The uprising turned into a civil war and thereby began what one historian called “the greatest clerical bloodletting in the entire history of the Christian Church.”Carmelites in Barcelona at the onset of civil warThe friars at the Carmelite monastery in Barcelona, located at the corner of LIuria Street and Diagonal Avenue, were still asleep at 4:30 Sunday morning when suddenly they were awakened by shouts and banging at the door.

On that morning of July 19, 1936, the quiet streets of Barcelona had turned into a battlefield when nationalist troops were sent to secure the cross streets between Paseo de Gracia and Diagonal.The troops were ambushed between Callis and Llüria Street by republican assault guards and city militia. The civil war had come to Barcelona. The sounds of horrible gun fire and the militia shouting “Viva Ia Republica” and “Viva el Ejercito” grew louder and louder. The banging at the door was increasingly frantic— shouting through the door that the wounded needed care. The monastery door was opened and infantry men from the Santiago cavalry barged in bringing with them several armed soldiers.

The community had rapidly set up an infirmary in the largest room in the monastery close to the entrance. They had laid the wounded on mattresses that the friars had taken from all their cells. Food was scarce for so many inside, but the friars made sure that the wounded and fatigued were well nourished, even if it meant abstaining from food themselves. Soldiers from the infantry continued to storm into the monastery bringing weapons and ammunition and placing themselves in strategic areas throughout the compound and turning the Carmelite monastery into a military fort.

An American reporter, Magan Laird, was vacationing with her family at an apartment across from the monastery when she heard what sounded like firecrackers and rockets. But when she looked out of her apartment and found no one coming out, she knew something was wrong: “The first sign of life is a private car coming rapidly up Calle Lluria ... It stops in the next block in front of the church and monastery of the Carmelites. Two assault guards get out hurriedly, grasp the rifles in firing position, and station themselves behind a tree. At the same moment, I see other assault guards running, rifles in their hands, down the diagonal, another block away ... There is a crackle and a puff of smoke from the tower of the Carmelite church. In the street below, an assault guard, sheltered behind a tree knoll, raises his rifle and fires ... this is no fiesta. This is war.”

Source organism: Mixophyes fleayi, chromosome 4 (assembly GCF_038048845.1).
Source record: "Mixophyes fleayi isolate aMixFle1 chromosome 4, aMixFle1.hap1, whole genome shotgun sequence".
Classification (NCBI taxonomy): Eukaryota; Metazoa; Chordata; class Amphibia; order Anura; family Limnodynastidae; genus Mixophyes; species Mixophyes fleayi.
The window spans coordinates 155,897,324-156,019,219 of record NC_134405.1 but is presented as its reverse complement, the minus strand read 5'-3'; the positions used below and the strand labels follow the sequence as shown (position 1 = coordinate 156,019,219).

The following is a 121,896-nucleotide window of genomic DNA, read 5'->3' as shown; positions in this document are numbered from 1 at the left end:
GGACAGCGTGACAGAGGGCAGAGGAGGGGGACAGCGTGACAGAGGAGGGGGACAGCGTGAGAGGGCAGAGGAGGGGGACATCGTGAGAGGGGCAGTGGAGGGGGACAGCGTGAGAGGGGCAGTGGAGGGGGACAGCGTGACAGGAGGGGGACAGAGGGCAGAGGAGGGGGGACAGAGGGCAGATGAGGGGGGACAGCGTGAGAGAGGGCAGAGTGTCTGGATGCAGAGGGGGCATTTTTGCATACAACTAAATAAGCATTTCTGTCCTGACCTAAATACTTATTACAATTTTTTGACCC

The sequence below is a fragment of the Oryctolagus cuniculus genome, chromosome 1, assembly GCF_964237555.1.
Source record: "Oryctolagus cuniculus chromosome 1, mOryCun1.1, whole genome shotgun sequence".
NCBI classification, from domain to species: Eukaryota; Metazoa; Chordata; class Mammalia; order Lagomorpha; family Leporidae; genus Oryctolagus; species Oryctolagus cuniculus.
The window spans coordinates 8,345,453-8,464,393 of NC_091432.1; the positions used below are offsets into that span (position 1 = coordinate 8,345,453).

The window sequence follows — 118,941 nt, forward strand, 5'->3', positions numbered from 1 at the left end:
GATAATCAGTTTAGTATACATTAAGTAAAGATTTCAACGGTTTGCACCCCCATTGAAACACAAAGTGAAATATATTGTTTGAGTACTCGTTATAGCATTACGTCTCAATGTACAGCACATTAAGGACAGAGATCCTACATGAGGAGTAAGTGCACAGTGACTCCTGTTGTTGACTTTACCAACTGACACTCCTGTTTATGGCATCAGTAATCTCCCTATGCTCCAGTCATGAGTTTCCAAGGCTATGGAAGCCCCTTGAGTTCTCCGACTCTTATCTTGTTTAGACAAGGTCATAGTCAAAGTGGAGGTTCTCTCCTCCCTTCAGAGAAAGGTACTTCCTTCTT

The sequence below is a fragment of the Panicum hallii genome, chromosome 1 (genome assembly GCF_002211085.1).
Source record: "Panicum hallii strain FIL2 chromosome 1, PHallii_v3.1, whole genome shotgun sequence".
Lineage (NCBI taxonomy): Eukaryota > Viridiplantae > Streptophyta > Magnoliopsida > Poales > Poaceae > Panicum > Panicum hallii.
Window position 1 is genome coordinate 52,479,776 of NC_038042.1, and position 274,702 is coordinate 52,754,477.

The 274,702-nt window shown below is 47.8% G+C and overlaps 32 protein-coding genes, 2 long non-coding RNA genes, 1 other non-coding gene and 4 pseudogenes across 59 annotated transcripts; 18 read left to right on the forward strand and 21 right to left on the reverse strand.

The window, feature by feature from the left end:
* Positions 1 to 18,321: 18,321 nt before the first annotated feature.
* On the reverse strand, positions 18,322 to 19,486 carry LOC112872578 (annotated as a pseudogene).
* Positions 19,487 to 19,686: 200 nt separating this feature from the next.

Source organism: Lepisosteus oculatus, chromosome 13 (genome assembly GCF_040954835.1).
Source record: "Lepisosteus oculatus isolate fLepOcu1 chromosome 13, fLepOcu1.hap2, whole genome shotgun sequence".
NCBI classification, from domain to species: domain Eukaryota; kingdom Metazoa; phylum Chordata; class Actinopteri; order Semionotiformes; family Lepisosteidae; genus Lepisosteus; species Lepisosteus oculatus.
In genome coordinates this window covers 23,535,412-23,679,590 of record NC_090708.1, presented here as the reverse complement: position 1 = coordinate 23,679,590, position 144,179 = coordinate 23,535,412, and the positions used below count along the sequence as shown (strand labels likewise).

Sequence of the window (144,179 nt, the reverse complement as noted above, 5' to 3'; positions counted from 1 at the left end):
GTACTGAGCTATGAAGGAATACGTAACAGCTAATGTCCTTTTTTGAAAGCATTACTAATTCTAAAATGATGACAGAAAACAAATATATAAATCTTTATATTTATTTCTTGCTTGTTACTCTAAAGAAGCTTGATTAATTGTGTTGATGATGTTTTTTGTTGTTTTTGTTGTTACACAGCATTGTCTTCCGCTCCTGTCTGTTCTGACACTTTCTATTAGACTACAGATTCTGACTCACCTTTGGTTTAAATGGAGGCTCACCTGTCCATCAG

The cavalry had set a perimeter with soldiers on the bell tower, on windows inside the cells, and church areas. Laird recounts, “From time to time the air is torn with their sharp pum-pum-pum ... Suddenly the drone of an airplane motor is heard directly above our heads. In a minute the plane itself dips into our line of vision, flying high and circling above the Carmelite church. There is the sharp rattle of machine guns from the plane. They are firing at random on the streets and houses below.”

In the midst of this chaos, the whole Carmelite community was able to celebrate Sunday Mass and pray the Divine Office.As evening drew near, the wounded were transferred to the library where they would be safer and make more space for the incoming troops from the street. “Cars are passing more frequently in the streets—beautiful cars, luxurious limousines, and open sport models, polished and shining—the cars of the wealthy, filled now with men and soldiers in shirt sleeves, firing constantly as they careen wildly through the streets. All of them have painted letters on the sides — FAI and CNT ...“ The streets finally fell quiet late Sunday night.Inside the monastery, as it was forbidden to light any lamps, many soldiers rested in the pews, refectory, sacristy, and basement.